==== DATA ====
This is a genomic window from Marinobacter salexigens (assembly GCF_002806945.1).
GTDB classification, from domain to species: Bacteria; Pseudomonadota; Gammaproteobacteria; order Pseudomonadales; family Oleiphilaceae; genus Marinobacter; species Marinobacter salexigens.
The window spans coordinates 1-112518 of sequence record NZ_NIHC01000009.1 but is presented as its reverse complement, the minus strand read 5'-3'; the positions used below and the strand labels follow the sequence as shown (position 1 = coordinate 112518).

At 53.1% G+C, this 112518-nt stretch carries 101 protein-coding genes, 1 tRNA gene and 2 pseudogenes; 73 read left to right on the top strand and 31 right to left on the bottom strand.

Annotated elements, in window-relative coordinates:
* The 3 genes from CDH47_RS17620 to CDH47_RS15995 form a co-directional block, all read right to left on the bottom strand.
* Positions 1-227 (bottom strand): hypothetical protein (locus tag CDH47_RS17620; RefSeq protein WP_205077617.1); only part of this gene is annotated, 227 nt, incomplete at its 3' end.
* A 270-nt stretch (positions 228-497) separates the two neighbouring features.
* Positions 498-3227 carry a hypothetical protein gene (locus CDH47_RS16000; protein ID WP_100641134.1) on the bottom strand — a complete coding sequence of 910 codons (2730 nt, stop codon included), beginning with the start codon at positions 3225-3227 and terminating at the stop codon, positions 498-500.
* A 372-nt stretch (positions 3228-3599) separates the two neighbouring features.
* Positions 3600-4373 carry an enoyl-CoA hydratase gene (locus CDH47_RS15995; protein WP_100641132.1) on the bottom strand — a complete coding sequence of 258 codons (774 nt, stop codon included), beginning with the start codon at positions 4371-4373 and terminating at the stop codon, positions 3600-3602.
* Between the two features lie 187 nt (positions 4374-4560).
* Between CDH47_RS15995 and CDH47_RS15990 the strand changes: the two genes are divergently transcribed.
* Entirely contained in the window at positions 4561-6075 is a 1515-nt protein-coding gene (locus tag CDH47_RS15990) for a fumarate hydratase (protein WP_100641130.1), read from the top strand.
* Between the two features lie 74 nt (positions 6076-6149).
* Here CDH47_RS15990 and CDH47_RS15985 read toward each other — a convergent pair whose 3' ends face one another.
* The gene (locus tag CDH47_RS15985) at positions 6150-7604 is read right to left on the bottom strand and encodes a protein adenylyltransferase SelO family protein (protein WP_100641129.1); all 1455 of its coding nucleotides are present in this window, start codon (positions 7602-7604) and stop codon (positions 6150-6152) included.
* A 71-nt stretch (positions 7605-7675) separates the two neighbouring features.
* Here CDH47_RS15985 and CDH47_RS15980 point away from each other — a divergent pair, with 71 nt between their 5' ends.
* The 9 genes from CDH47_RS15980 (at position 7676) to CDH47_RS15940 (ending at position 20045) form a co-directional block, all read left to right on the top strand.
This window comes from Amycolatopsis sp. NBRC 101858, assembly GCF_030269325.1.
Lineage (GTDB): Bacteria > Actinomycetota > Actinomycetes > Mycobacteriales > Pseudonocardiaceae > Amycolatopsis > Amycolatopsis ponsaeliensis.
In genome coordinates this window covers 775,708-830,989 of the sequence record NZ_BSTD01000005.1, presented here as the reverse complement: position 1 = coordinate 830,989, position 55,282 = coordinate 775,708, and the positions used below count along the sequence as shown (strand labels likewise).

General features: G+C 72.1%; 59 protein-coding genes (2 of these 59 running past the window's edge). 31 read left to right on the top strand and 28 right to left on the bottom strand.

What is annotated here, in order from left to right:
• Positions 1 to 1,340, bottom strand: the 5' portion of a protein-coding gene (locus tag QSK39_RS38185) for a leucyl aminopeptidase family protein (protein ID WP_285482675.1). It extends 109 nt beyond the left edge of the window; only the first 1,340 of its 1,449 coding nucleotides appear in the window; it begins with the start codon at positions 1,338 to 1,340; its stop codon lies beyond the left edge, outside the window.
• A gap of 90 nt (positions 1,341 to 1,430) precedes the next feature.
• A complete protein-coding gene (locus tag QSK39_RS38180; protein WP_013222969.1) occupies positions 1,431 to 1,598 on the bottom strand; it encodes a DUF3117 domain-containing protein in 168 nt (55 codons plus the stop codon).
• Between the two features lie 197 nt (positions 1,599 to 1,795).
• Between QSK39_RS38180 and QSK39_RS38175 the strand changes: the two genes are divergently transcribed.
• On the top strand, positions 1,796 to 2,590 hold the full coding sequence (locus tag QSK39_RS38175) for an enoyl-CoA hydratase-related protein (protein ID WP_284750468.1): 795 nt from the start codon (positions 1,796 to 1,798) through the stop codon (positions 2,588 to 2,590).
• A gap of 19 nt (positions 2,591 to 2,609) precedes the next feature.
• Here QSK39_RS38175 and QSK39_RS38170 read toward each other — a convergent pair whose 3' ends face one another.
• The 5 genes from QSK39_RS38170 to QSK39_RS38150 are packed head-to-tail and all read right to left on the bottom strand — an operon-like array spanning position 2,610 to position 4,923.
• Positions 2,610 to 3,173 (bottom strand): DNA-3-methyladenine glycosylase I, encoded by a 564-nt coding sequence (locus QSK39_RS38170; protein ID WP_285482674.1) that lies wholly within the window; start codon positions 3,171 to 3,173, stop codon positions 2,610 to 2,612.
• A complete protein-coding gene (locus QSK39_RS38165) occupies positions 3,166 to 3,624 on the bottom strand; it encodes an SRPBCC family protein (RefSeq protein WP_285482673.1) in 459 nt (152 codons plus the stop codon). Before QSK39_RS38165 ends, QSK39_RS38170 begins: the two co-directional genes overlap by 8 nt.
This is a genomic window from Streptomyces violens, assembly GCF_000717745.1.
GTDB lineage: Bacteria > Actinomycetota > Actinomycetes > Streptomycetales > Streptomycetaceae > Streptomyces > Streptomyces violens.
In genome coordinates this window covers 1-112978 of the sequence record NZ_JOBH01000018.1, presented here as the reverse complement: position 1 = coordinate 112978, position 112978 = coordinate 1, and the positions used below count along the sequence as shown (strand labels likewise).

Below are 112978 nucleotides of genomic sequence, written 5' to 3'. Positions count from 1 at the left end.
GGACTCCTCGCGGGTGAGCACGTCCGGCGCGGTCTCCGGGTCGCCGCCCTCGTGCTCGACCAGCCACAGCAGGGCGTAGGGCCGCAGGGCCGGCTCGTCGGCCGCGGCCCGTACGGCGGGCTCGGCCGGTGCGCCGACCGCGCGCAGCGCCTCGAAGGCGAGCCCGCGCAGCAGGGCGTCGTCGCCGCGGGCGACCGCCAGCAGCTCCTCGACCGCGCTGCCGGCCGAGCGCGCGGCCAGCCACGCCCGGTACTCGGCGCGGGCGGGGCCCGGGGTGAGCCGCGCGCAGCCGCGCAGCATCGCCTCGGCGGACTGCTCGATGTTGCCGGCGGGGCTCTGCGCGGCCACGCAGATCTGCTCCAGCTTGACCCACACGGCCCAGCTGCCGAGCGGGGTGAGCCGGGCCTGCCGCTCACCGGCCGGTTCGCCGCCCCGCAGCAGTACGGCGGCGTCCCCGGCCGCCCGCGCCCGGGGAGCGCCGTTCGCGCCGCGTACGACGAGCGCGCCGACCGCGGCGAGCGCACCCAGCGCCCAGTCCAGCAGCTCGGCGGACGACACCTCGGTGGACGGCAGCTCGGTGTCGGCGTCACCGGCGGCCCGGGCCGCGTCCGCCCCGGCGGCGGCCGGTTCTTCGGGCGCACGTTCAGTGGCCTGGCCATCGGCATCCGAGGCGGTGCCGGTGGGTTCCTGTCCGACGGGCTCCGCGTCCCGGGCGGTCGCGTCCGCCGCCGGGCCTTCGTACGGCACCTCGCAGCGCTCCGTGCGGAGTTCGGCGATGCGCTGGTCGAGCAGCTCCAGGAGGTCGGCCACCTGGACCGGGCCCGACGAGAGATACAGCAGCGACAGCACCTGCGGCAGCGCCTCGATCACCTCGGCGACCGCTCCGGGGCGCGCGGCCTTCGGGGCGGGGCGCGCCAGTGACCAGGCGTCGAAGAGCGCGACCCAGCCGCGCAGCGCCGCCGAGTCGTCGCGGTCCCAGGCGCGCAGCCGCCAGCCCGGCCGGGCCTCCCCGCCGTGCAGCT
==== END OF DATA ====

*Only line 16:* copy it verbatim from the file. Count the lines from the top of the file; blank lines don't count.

* Here CDH47_RS15990 and CDH47_RS15985 read toward each other — a convergent pair whose 3' ends face one another.